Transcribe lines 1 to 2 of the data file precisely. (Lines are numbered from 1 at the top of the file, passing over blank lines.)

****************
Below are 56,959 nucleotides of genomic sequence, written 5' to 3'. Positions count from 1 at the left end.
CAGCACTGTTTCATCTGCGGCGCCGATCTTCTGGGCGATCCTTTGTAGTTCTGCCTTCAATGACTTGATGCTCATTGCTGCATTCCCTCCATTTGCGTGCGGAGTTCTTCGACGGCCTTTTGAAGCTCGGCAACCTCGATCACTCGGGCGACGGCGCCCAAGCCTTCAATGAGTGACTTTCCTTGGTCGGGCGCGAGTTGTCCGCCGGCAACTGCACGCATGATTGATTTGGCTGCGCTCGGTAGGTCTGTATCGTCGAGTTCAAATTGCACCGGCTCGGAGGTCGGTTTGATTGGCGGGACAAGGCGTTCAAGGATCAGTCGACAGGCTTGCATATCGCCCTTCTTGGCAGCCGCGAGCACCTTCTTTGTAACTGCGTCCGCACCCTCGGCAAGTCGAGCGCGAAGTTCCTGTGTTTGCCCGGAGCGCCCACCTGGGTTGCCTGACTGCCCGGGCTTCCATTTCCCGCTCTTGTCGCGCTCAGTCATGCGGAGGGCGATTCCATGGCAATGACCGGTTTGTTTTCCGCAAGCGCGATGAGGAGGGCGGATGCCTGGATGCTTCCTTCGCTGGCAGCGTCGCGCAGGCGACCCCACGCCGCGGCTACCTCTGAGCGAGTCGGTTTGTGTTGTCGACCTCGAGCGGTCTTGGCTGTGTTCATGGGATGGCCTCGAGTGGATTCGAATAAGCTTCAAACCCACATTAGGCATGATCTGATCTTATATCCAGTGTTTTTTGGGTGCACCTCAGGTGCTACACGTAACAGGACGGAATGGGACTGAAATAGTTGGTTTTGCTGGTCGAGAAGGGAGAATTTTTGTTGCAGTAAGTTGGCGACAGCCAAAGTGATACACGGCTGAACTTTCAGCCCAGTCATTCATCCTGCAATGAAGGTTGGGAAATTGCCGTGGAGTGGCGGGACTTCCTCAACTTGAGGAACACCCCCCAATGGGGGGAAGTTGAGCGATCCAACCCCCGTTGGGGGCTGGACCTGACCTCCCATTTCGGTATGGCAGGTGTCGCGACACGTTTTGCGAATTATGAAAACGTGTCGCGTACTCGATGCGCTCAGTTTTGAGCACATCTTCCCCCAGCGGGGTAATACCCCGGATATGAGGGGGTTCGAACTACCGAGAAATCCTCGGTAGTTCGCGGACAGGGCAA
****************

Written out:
Below are 56,959 nucleotides of genomic sequence, written 5' to 3'. Positions count from 1 at the left end.
CAGCACTGTTTCATCTGCGGCGCCGATCTTCTGGGCGATCCTTTGTAGTTCTGCCTTCAATGACTTGATGCTCATTGCTGCATTCCCTCCATTTGCGTGCGGAGTTCTTCGACGGCCTTTTGAAGCTCGGCAACCTCGATCACTCGGGCGACGGCGCCCAAGCCTTCAATGAGTGACTTTCCTTGGTCGGGCGCGAGTTGTCCGCCGGCAACTGCACGCATGATTGATTTGGCTGCGCTCGGTAGGTCTGTATCGTCGAGTTCAAATTGCACCGGCTCGGAGGTCGGTTTGATTGGCGGGACAAGGCGTTCAAGGATCAGTCGACAGGCTTGCATATCGCCCTTCTTGGCAGCCGCGAGCACCTTCTTTGTAACTGCGTCCGCACCCTCGGCAAGTCGAGCGCGAAGTTCCTGTGTTTGCCCGGAGCGCCCACCTGGGTTGCCTGACTGCCCGGGCTTCCATTTCCCGCTCTTGTCGCGCTCAGTCATGCGGAGGGCGATTCCATGGCAATGACCGGTTTGTTTTCCGCAAGCGCGATGAGGAGGGCGGATGCCTGGATGCTTCCTTCGCTGGCAGCGTCGCGCAGGCGACCCCACGCCGCGGCTACCTCTGAGCGAGTCGGTTTGTGTTGTCGACCTCGAGCGGTCTTGGCTGTGTTCATGGGATGGCCTCGAGTGGATTCGAATAAGCTTCAAACCCACATTAGGCATGATCTGATCTTATATCCAGTGTTTTTTGGGTGCACCTCAGGTGCTACACGTAACAGGACGGAATGGGACTGAAATAGTTGGTTTTGCTGGTCGAGAAGGGAGAATTTTTGTTGCAGTAAGTTGGCGACAGCCAAAGTGATACACGGCTGAACTTTCAGCCCAGTCATTCATCCTGCAATGAAGGTTGGGAAATTGCCGTGGAGTGGCGGGACTTCCTCAACTTGAGGAACACCCCCCAATGGGGGGAAGTTGAGCGATCCAACCCCCGTTGGGGGCTGGACCTGACCTCCCATTTCGGTATGGCAGGTGTCGCGACACGTTTTGCGAATTATGAAAACGTGTCGCGTACTCGATGCGCTCAGTTTTGAGCACATCTTCCCCCAGCGGGGTAATACCCCGGATATGAGGGGGTTCGAACTACCGAGAAATCCTCGGTAGTTCGCGGACAGGGCAA